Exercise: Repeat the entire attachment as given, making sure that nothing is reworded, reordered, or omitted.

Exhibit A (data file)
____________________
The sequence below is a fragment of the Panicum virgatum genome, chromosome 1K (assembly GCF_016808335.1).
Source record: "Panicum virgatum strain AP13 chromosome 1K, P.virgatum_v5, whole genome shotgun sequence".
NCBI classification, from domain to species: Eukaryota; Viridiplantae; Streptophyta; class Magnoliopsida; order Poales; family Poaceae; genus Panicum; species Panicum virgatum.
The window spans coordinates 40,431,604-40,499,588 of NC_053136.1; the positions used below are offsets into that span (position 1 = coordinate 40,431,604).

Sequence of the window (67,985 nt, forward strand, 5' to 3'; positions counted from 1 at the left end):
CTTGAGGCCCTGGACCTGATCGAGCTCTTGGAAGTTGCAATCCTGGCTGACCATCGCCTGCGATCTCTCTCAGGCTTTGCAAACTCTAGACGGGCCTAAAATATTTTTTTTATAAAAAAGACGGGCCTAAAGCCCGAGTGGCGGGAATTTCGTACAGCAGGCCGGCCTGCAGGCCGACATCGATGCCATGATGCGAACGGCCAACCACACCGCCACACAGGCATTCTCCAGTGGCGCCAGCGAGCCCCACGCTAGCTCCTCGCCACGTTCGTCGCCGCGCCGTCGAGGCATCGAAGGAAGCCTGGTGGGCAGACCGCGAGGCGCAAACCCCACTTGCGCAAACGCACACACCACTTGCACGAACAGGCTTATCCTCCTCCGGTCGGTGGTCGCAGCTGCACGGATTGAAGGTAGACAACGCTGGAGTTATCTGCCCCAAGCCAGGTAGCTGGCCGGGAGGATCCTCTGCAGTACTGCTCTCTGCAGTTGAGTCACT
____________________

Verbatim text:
The sequence below is a fragment of the Panicum virgatum genome, chromosome 1K (assembly GCF_016808335.1).
Source record: "Panicum virgatum strain AP13 chromosome 1K, P.virgatum_v5, whole genome shotgun sequence".
NCBI classification, from domain to species: Eukaryota; Viridiplantae; Streptophyta; class Magnoliopsida; order Poales; family Poaceae; genus Panicum; species Panicum virgatum.
The window spans coordinates 40,431,604-40,499,588 of NC_053136.1; the positions used below are offsets into that span (position 1 = coordinate 40,431,604).

Sequence of the window (67,985 nt, forward strand, 5' to 3'; positions counted from 1 at the left end):
CTTGAGGCCCTGGACCTGATCGAGCTCTTGGAAGTTGCAATCCTGGCTGACCATCGCCTGCGATCTCTCTCAGGCTTTGCAAACTCTAGACGGGCCTAAAATATTTTTTTTATAAAAAAGACGGGCCTAAAGCCCGAGTGGCGGGAATTTCGTACAGCAGGCCGGCCTGCAGGCCGACATCGATGCCATGATGCGAACGGCCAACCACACCGCCACACAGGCATTCTCCAGTGGCGCCAGCGAGCCCCACGCTAGCTCCTCGCCACGTTCGTCGCCGCGCCGTCGAGGCATCGAAGGAAGCCTGGTGGGCAGACCGCGAGGCGCAAACCCCACTTGCGCAAACGCACACACCACTTGCACGAACAGGCTTATCCTCCTCCGGTCGGTGGTCGCAGCTGCACGGATTGAAGGTAGACAACGCTGGAGTTATCTGCCCCAAGCCAGGTAGCTGGCCGGGAGGATCCTCTGCAGTACTGCTCTCTGCAGTTGAGTCACT